Life on an iPhone


When Rei was born, my world got infinitely bigger. Responsibility for the survival of another human being, and all that.

It also got much smaller. I was suddenly and abruptly at home for the majority of the time. I had a lot less daily contact with a lot less people. A dwindling amount of TV. Limited range of motion. The same outfit, day after day after day after please don’t nominate me for What Not to Wear.

Also small: my screens.

I spend my “spare” time on two devices, my Kobo and my iPhone. I read on my Kobo when Reiden is nursing and napping. It would be awkward to try and balance an actual book on my nursing pillow, and if I didn’t have an e-reader I wouldn’t be flying through books like I am. I’m reading War and Peace, for crying out loud (a fairly easy read as it turns out, except Tolstoy loves referring to the same characters by their first names, last names, nicknames and titles all at once. Anna, Annie, Anna Povlovnazinski, Princess; the Count, Shinshin, Larry, Uncle Shinshin, The Hair On My Shinny Shin Shin. And there are zillions of characters. And there is no Larry, and most of those names are wrong.)

A good chunk of the rest of my life is channeled through an even smaller screen, without which things would be much different.

I don’t love technology for technology’s sake. At times I’ve hated it. I am not a gadget person. And I dislike how smartphones make us disengaged in “real life” situations. I hate being in a restaurant and seeing groups of people and couples on their phones. I hate it when I realize I’m doing something on my phone that isn’t important, that can wait, that’s taking my attention away from Reiden. I’m hunched up all the time, my eyes are probably getting worse and sometimes I feel like I’m looking at the world through a peephole.

That said, I shudder to consider life without it. Because I maybe have 20 minutes in a given day when I’m physically able to be on my laptop. Because computers, the Internet, home delivery! Because it enables many great and essential things along the hierarchy of needs:

1. Physiological

I go to website. I point at the diapers, you send them to me. A monkey could do it (could I train a monkey to shop online?).

Yes, diapers falls here. See: Excretion. And yes, I put it first.

I love you, Grocery Gateway. I love you and your mobile app and I don’t care that you charge me $9.95 for delivery; we are carless and cabs cost more than that, easy. Without you it would be Thai or Indian for every meal and we’d go broke and have to scrounge expired frozen hamburgers that inexplicably turned up in our freezer except we don’t eat meat so we would also starve.

2. Safety

Including calling for actual help, but also texting Pete to bring me coffee. See 1.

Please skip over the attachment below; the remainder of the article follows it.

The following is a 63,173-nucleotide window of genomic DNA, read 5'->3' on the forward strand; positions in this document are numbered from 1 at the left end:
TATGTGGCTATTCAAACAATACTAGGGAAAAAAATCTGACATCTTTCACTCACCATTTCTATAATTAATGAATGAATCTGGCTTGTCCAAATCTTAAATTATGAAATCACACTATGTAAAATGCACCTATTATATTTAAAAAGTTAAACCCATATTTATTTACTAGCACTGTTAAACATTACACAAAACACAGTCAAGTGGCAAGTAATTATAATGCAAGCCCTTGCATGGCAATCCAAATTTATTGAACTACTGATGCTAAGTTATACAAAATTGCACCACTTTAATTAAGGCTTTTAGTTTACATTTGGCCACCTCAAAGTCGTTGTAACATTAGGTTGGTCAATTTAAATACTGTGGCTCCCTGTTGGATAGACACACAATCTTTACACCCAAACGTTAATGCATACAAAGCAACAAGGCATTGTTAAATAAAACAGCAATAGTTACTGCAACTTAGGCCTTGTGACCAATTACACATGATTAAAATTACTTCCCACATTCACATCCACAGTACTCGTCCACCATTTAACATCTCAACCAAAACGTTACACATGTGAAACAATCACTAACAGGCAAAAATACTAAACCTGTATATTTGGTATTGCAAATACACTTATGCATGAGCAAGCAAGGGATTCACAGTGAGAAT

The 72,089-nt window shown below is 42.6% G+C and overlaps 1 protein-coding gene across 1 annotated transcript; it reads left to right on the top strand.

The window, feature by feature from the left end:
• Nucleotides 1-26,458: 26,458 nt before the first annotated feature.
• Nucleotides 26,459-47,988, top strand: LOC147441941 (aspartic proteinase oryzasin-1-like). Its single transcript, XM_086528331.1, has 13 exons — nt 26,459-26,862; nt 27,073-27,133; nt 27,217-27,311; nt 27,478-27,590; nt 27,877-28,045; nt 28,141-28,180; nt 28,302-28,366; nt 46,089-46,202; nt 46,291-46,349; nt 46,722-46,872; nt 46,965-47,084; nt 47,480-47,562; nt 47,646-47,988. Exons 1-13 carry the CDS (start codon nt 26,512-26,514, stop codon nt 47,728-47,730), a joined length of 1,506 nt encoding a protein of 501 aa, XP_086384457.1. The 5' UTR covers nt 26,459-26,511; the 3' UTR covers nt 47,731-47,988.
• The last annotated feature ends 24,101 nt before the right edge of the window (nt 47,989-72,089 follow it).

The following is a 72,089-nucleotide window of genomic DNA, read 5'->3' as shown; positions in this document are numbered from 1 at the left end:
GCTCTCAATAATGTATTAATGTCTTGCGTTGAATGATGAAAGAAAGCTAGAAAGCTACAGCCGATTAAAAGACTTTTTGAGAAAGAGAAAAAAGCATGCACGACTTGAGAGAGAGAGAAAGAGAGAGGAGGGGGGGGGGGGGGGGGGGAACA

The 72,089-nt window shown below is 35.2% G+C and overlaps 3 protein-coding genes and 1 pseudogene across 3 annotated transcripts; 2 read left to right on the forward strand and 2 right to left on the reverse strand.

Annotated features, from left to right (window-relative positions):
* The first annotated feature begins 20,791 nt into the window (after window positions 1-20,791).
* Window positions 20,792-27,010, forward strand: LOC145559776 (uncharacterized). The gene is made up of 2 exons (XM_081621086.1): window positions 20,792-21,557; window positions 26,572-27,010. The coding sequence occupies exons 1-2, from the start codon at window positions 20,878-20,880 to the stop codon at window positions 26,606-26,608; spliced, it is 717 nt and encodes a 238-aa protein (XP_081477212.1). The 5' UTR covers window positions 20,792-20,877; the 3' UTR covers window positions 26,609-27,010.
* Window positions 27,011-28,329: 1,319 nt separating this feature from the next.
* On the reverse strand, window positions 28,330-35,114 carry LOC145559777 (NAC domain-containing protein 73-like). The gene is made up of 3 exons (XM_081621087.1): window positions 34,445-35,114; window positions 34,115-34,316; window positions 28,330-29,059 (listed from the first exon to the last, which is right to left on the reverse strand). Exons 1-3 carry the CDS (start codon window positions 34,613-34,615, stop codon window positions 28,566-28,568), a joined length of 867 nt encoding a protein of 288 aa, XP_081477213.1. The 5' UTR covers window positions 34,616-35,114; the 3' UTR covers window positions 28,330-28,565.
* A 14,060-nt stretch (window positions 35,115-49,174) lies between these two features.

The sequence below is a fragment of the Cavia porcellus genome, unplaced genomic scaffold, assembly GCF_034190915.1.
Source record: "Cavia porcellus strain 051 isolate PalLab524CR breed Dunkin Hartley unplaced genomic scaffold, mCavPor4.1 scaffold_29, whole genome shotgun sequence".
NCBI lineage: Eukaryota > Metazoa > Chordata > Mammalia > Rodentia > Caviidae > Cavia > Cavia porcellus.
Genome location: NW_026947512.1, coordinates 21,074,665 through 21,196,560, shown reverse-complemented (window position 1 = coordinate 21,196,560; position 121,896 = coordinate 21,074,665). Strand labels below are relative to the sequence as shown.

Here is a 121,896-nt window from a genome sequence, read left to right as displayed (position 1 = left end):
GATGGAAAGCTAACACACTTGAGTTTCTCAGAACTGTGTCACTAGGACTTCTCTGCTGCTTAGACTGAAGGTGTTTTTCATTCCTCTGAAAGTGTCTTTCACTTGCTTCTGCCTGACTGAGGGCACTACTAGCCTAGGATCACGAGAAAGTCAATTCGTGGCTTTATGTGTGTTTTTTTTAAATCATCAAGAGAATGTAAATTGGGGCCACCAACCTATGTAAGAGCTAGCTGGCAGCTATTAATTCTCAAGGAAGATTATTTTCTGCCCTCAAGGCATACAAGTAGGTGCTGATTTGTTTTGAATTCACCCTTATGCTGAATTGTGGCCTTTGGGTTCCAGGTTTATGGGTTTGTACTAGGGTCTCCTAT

3. Love/belonging

Facebook, you drive me crazy. At least once a day, I actively hate you. All the same, it’s nice to know that other people exist, that they’re doing things out in the world and that they like my baby’s photos. (Unless none of it is real and all the posts and likes and comments are run by computers and did I just think of a great movie plot or what?)

4. Esteem

See FB, “Like” and “Comment” functions. Less used: “Retweet”. Rarely used, but a possible backup when Facebook implodes: Google “+”.

5. Self-actualization

There’s this app, and she’s called Notes. You may feel sorry for Notes, thinking she’s all lonely over there, wishing she could hang with the big kids like Springpad and Evernote. Except everyone uses Notes, because she’s easy and no-frills and comes with the iOS. And, turns out she’s great for writing.

I write exclusively in Notes. I blog in Notes and then move the posts to WordPress. I am writing a novel in Notes. There are probably easier ways, apps that I don’t want to buy or learn. I’m loyal to her because I am absolutely certain I would not be writing at the speed and volume I am were it not for her. I love her. And she doesn’t even sound like Scarlett Johansson.

Our relationship was a bit rocky at first, before I figured out how to change her font from Comic Sans. Ain’t nobody got time to write a novel in Comic Sans.

Yes, much of this would be possible using other devices, such as pen and paper; a servant bell (Pete?); going to actual stores instead of having things delivered (but oh, the delight of doorstep packages!). But for me it’s an issue not of could, rather of would. Would we have all those gratuitous cans of beans and chickpeas in our cupboards? Would Reiden be stocked with such critical necessities as suck pads and bandana bibs (thank you Etsy). Would I be writing as much as I am, producing great works of literature like this long and rambling post?

You’re welcome.


The secret to having it all


Like much of North America, this polar vortex has done a number on Toronto. I didn’t go outside for an entire four days last week. The closest I got was the doorway, when I opened it to show Rei how cold it was. Just to have something to do.

I am no wimp, but I’m not willing to subject an infant to -40 degree temperatures. So, we’ve been staying in. Over the weekend the weather improved significantly, however the temperature appears to be plummeting again soon.